- The Washington Times - Tuesday, June 15, 2004

NAJAF, Iraq — The gravediggers have nearly finished plot No. 195 in a special section of the ancient cemetery that is now devoted to those who died as part of cleric Muqtada al-Sadr’s Mahdi’s Army.

“The martyr Kalem Jawad Bahri died in Babylon on May 17, 2004,” reads one tombstone.

Despite a truce between Sheik al-Sadr’s militiamen and coalition forces that was announced nearly two weeks ago, the football-field-sized space allotted for those who have died in the sheik’s nationwide uprising against the U.S.-led occupation is filling up fast.

“We saw some American tanks violating [our] borders,” said Amir Hassan al-Heili, a 29-year-old religion student and al-Sadr militiaman holding a rocket-propelled grenade launcher on a Najaf street corner. “We have the authorization to attack them.”

A recent agreement to disband Iraqi militias excludes most of the armed groups in the Shi’ite south, which sprang up after the collapse of Saddam Hussein’s government last year.

In the immediate, postwar vacuum, they quickly seized weapons and buildings and built up their power and followings.

After two months of fighting that began when coalition forces shut down Sheik al-Sadr’s newspaper for printing violent, anti-American diatribes, coalition officials say peace is near.

“Muqtada militia fighters have virtually disappeared from the streets, including in the old city of Najaf,” Dan Senor, spokesman for U.S. civilian administrator L. Paul Bremer, said during a press conference last weekend.

Still, self-described al-Sadr loyalists continue to bear arms and vow to fight U.S. forces.

Ali Abbas Muhammad, a 17-year-old from Karbala, walked gingerly through Najaf’s Valley of Peace cemetery — the ancient burial grounds where American tanks crushed the al-Sadr militiamen and damaged countless graves during several weeks of fighting.

“We’ve decided not to leave Najaf,” Mr. Muhammad said, an AK-47 rifle hanging from his shoulder.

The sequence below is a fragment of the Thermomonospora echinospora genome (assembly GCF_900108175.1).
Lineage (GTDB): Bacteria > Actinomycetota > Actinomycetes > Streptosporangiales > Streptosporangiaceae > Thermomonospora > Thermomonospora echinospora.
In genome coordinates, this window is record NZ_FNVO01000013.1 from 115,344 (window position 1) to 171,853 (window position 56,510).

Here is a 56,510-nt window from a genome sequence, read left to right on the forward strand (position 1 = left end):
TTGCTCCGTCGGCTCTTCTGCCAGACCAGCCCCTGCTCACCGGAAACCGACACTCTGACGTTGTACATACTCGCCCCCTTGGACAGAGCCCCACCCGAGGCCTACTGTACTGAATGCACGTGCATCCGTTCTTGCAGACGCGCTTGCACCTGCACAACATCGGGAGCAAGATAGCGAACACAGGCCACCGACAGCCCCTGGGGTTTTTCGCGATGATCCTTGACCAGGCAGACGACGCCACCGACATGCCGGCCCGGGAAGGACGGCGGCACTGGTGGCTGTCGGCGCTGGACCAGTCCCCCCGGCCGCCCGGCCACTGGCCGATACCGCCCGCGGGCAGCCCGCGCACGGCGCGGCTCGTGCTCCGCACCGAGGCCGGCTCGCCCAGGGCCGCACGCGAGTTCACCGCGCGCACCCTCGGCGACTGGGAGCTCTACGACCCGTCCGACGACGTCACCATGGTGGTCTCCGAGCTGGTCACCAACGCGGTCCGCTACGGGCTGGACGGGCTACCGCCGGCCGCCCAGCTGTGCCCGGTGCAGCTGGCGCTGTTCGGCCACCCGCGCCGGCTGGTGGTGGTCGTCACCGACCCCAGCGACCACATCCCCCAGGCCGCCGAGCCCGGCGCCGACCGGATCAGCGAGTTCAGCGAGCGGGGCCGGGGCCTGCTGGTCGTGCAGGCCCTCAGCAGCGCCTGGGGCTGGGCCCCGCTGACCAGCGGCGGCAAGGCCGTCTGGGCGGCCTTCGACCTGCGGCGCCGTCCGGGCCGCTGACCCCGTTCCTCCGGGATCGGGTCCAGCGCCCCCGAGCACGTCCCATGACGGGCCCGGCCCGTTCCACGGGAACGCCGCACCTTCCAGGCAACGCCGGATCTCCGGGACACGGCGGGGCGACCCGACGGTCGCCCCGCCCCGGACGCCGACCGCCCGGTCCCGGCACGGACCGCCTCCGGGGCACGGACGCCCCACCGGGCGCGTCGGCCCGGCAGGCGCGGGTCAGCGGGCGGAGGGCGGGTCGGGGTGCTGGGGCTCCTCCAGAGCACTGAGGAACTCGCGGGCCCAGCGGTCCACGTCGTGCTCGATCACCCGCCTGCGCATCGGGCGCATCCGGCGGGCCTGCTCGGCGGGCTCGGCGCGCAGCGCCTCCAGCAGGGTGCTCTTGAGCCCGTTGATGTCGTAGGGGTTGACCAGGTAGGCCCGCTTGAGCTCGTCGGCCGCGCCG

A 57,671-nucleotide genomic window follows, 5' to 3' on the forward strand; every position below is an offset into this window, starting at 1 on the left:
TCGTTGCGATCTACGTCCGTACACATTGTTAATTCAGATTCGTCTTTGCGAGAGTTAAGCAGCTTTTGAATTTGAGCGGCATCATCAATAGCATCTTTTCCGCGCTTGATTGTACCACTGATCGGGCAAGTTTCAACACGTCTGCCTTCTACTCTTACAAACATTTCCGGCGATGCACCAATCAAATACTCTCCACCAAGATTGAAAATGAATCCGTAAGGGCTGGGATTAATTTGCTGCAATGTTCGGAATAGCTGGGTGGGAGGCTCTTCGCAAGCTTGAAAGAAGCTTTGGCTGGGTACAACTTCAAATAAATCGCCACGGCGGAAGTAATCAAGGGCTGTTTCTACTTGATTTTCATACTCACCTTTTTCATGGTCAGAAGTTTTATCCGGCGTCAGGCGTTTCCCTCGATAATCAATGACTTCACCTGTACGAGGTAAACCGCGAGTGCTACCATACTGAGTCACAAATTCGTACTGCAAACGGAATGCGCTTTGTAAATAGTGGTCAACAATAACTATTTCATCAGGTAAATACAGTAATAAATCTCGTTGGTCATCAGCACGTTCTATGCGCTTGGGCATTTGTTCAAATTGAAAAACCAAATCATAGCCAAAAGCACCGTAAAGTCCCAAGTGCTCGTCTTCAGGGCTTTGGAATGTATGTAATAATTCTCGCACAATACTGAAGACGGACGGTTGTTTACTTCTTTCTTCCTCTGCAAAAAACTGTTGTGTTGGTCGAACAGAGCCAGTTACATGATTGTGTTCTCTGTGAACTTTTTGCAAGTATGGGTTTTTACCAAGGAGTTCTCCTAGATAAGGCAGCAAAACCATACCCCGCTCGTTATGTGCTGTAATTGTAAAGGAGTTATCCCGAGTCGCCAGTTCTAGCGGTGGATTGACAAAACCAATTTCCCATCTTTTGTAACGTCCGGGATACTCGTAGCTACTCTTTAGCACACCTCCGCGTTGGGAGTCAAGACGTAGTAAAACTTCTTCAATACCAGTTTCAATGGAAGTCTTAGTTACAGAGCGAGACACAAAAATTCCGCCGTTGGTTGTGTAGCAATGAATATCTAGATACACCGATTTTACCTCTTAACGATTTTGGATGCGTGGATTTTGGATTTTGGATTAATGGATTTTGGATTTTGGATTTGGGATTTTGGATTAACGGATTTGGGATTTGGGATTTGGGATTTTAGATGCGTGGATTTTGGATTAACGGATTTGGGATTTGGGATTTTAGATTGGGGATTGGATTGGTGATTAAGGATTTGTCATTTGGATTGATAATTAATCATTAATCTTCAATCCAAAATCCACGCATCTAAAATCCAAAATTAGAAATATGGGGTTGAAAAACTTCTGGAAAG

“We’ve decided to stay and to either die for the sake of the holy shrines or be victorious.”

With U.S. forces largely keeping their distance from the center of the city where the Imam Ali shrine is located, the Najaf area has calmed.

Despite the hundreds of young men who had died fighting the Americans, al-Sadr spokesman Hosam al-Hosseini said Mahdi’s Army had scored a great victory over America.

“We consider it a victory because the Americans entered Fallujah after three weeks,” he said. “Here it’s six weeks and the U.S. still has not occupied Najaf.”

Mr. al-Hosseini’s mobile phone rang. An American convoy had been attacked near Baghdad. The 34-year-old, wearing the black turban denoting him as a descendant of the Prophet Muhammad, chain-smoked and excitedly took notes. His 35-year-old colleague, Sheik Ahmad Shabani listed the uprising’s other accomplishments.

“The Americans came here and negotiated with us,” he said during a chat in an air-conditioned lounge inside the Imam Ali shrine, a major holy site where the early Muslim cleric is entombed.

“We forced the Americans to change the government and change the Cabinet.” Back outside in the blistering midday heat, the fighters of Mahdi’s Army continued to roam the streets, hungering for martyrdom.

Mr. al-Heili, the religion student with a grenade launcher, said his mother wouldn’t shed any tears if he is killed by American soldiers. “When I die, my mother will give out chocolates at my funeral.”

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